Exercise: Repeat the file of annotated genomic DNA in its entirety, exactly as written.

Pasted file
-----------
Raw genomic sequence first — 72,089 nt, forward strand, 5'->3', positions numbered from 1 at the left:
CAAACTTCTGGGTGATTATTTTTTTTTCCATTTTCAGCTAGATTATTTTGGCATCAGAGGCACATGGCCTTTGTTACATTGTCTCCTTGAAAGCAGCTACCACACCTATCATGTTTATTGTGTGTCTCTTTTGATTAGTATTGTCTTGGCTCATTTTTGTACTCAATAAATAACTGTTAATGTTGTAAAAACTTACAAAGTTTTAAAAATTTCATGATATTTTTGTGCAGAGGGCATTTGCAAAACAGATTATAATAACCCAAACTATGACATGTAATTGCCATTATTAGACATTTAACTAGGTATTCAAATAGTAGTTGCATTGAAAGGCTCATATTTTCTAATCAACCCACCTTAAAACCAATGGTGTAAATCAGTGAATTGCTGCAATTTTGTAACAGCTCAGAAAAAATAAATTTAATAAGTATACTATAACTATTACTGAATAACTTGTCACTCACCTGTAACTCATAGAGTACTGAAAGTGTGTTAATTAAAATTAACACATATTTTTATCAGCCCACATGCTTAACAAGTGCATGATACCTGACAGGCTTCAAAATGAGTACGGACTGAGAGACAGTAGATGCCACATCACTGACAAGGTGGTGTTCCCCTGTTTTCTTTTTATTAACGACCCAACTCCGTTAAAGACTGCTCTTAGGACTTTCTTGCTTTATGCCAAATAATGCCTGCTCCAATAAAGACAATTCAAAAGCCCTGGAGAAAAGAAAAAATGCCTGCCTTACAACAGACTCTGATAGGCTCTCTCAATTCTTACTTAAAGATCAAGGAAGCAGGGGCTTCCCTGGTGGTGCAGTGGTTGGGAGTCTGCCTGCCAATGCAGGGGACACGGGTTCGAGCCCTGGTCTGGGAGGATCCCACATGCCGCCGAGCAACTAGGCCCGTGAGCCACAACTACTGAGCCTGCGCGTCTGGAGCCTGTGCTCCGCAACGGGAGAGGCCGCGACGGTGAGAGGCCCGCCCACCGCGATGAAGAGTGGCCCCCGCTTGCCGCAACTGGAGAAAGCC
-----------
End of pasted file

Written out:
Raw genomic sequence first — 72,089 nt, forward strand, 5'->3', positions numbered from 1 at the left:
CAAACTTCTGGGTGATTATTTTTTTTTCCATTTTCAGCTAGATTATTTTGGCATCAGAGGCACATGGCCTTTGTTACATTGTCTCCTTGAAAGCAGCTACCACACCTATCATGTTTATTGTGTGTCTCTTTTGATTAGTATTGTCTTGGCTCATTTTTGTACTCAATAAATAACTGTTAATGTTGTAAAAACTTACAAAGTTTTAAAAATTTCATGATATTTTTGTGCAGAGGGCATTTGCAAAACAGATTATAATAACCCAAACTATGACATGTAATTGCCATTATTAGACATTTAACTAGGTATTCAAATAGTAGTTGCATTGAAAGGCTCATATTTTCTAATCAACCCACCTTAAAACCAATGGTGTAAATCAGTGAATTGCTGCAATTTTGTAACAGCTCAGAAAAAATAAATTTAATAAGTATACTATAACTATTACTGAATAACTTGTCACTCACCTGTAACTCATAGAGTACTGAAAGTGTGTTAATTAAAATTAACACATATTTTTATCAGCCCACATGCTTAACAAGTGCATGATACCTGACAGGCTTCAAAATGAGTACGGACTGAGAGACAGTAGATGCCACATCACTGACAAGGTGGTGTTCCCCTGTTTTCTTTTTATTAACGACCCAACTCCGTTAAAGACTGCTCTTAGGACTTTCTTGCTTTATGCCAAATAATGCCTGCTCCAATAAAGACAATTCAAAAGCCCTGGAGAAAAGAAAAAATGCCTGCCTTACAACAGACTCTGATAGGCTCTCTCAATTCTTACTTAAAGATCAAGGAAGCAGGGGCTTCCCTGGTGGTGCAGTGGTTGGGAGTCTGCCTGCCAATGCAGGGGACACGGGTTCGAGCCCTGGTCTGGGAGGATCCCACATGCCGCCGAGCAACTAGGCCCGTGAGCCACAACTACTGAGCCTGCGCGTCTGGAGCCTGTGCTCCGCAACGGGAGAGGCCGCGACGGTGAGAGGCCCGCCCACCGCGATGAAGAGTGGCCCCCGCTTGCCGCAACTGGAGAAAGCC